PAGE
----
Nepstad, D., Stickler, C., Soeres-Filko, B., Merry, F. (2008) Interactions among Amazon land use, forests and climate: prospects for a near term forest tipping point. Philosophical Transactions of the Royal Society 363, 1737-1746

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Elizabeth @ 4:43 pm
Lighting for Aquarium Plants
Filed under: Aquarium Fish Tanks

Lighting for plant growth is rather a specialized topic. Most plants need quite bright light to grow properly. Because water absorbs light much more quickly than air does, a deep tank needs a lot of lighting if you want to grow plants.

Types of Plant Lights

The most common aquarium lighting is the normal output, or standard, fluorescent. Standard fluorescents come in many different spectra. Some are optimized for plant growth, and are sold as plant lights in pet stores and garden shops. These produce less intense light than metal halide, Very High Output (VHO), or T5 fluorescents, but the color spectrum produced is still designed to encourage healthy plant growth. People often use one, two, three, or four of these tubes together to light a tank brilliantly enough to suit the plants they wish to keep.

VHO fluorescents and T5 fluorescents are much brighter than standard fluorescents. They are most commonly used in reef tanks and planted freshwater aquaria.

Metal halide lighting can be used in planted freshwater aquaria, but its main use is lighting reef tanks. It is expensive and the extremely high light levels it produces are not necessary for the vast majority of freshwater planted aquaria.  It may well be useful in very deep tanks in which live plants grow.

LED lights intended for use as plant lights can be found on the Internet here. Given the efficiency of LEDs, this form of lighting will likely become much more common in the future. As with any new technology, the early versions sometimes have problems.

Low Light Plants and Standard White Fluorescent Lighting

There are certain plants that will do well even in the absence of special plant lights and high light levels. These include Java Fern, Microsorium pteropus, Java moss, Vesicularia dubyana, and Crystalwort, Riccia fluitans, among others. Many plants will grow under standard white fluorescent lighting so long as there is enough light, but you will get better growth under plant lights.

Sunlight

Contrary to popular wisdom, a small amount of sunlight over a short period of time may do no harm and significantly improve plant growth. The reason sunlight has a bad reputation is because too much sun will cause a tank to overheat. This can kill both fish and plants.

The best plant growth I ever had occurred when I sat my 7 gallon tank near a north-facing window where it got a small amount of sun during the early morning. For artificial lighting the tank had one compact fluorescent light bulb. My main plant problems with that tank was too much green algae, and a water lily that would not grow because I kept digging up the bulb when I cleaned the tank.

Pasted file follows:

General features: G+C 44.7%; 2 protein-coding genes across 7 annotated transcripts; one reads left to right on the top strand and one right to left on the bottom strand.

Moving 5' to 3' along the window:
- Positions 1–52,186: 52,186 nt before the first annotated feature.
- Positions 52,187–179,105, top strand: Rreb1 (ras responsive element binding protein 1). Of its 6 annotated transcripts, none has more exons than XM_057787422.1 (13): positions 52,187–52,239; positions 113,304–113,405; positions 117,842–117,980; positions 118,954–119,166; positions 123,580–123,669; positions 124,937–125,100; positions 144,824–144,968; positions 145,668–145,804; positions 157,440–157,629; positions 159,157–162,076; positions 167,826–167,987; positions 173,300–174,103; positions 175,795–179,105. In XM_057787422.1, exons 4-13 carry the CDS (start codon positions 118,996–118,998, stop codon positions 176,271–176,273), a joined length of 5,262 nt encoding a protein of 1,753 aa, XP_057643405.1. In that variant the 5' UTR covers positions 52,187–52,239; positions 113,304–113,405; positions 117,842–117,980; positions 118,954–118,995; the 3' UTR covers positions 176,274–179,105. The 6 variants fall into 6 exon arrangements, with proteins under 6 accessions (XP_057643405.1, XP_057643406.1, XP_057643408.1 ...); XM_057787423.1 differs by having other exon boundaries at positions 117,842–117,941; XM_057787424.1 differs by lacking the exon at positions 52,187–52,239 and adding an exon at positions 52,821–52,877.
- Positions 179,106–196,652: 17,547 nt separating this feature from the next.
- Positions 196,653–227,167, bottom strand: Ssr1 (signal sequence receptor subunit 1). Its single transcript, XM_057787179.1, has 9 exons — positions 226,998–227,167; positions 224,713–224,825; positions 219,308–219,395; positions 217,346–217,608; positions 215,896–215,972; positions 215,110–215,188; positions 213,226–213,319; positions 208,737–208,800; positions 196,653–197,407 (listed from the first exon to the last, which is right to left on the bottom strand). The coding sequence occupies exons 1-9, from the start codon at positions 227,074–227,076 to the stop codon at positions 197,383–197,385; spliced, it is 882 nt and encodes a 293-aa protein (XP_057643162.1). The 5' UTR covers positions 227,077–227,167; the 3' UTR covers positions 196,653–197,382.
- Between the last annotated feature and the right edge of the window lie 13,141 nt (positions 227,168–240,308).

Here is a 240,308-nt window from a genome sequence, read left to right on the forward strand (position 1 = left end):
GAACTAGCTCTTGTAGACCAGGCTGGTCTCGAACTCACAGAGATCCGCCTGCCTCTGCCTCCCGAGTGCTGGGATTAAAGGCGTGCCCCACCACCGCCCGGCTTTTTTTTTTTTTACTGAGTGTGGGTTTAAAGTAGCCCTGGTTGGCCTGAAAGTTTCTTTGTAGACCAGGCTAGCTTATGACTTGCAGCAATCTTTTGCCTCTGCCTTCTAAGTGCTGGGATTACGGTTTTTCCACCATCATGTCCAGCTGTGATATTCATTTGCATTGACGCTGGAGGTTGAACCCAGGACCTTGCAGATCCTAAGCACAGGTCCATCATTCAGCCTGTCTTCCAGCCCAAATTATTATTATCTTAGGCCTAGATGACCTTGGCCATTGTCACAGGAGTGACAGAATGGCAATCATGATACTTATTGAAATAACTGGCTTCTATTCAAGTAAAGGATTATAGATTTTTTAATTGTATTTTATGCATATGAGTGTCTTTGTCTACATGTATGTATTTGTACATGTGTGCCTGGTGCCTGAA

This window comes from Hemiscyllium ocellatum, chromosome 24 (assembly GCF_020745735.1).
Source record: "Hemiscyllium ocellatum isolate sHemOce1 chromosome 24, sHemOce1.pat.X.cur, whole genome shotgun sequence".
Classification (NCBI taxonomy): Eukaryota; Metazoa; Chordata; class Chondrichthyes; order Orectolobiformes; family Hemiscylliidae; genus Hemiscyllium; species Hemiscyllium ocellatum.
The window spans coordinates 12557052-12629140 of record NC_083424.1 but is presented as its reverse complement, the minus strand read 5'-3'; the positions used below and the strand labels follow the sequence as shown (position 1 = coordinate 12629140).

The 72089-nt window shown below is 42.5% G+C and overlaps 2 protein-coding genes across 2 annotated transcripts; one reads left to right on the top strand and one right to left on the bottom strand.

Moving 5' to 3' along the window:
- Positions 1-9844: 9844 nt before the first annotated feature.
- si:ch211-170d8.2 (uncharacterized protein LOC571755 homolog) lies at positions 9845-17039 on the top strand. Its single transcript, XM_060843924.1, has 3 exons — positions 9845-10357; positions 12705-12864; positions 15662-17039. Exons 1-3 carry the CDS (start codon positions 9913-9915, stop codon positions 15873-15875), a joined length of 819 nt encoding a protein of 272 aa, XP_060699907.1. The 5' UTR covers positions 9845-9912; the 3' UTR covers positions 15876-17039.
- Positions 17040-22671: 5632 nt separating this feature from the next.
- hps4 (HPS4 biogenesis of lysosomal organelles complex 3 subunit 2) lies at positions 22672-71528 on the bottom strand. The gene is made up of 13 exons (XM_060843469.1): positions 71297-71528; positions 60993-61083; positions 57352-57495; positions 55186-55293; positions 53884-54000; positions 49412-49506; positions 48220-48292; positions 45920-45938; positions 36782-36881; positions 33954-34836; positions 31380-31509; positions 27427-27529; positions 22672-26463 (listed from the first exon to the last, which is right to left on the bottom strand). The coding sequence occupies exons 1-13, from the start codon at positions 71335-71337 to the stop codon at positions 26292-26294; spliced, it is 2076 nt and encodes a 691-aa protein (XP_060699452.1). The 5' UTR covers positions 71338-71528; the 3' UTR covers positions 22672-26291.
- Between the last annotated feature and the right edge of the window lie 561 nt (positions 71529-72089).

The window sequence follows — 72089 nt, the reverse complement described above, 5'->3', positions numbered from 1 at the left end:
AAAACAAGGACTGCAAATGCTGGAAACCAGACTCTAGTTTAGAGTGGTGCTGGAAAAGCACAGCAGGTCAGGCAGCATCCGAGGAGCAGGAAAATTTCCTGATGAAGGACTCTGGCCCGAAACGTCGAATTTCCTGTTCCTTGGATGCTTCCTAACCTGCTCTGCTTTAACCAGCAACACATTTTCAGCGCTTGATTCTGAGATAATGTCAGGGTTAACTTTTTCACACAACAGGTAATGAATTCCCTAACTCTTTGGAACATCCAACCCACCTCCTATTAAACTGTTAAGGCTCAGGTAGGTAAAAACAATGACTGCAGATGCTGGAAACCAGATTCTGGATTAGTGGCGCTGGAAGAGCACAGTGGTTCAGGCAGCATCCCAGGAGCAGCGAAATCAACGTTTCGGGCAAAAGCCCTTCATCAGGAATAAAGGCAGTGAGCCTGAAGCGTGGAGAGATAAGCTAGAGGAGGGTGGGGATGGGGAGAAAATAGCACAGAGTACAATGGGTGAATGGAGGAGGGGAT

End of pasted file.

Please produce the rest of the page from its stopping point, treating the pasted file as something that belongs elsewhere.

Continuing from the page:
In conclusion, when picking lighting for your planted tank, you need to consider the types of plants you wish to keep and the depth of the tank.  Deep aquariums need stronger lighting than shallow ones, and light requirements vary among plant species.  At least there are many options for you to choose from.

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Elizabeth @ 8:20 am
Breeding the Cherry Barb, Puntius titteya

The cherry barb, Puntius titteya, is a common aquarium fish that is an easily spawned egg layer. The fry are somewhat hard to rear as they require extremely small food and protection from their parents, but when these needs are met they do very well. This is a description of my experiences in spawning and rearing cherry barbs.

My first male and female began courting the evening I took them home from the pet shop. They began spawning the following morning, and did so frequently after this. The male was extremely assiduous in courting the female, and would not stop chasing her around the tank. I went back and bought a second female in order to give the first some peace, and then started adding other fish species to the tank. Fry did not survive in the community tank.

In order to raise fry, I moved the cherry barbs to a 5 gallon tank containing Java moss and Java ferns. I did not succeed in raising any fry from the first spawnings due to an inadequate food supply. It was the middle of winter; all green water sources were frozen and I could not buy any food aimed at egglayer fry in the local pet store. When I tried again later, the weather had warmed and I had also taken to creating green water indoors which gave me a food source for the young fish. I only succeeded in raising one fish the first time, but the fish was a healthy female. I believe the scarcity of offspring in this case may have been due to a poor spawning.

I later left the three fish together in the 5 gallon tank. I had not intended to raise any offspring, but when I looked inside a jar of dirty fish tank water I was about to pour on my houseplants I discovered a young fish swimming inside. I then moved the adults to the main tank and proceeded to add green water 2 to 3 times a day to the little tank, graduating to egg yolks squished through nylon stocking and crushed flake food as the fry grew. Some 40 or so young fish from that spawning survived.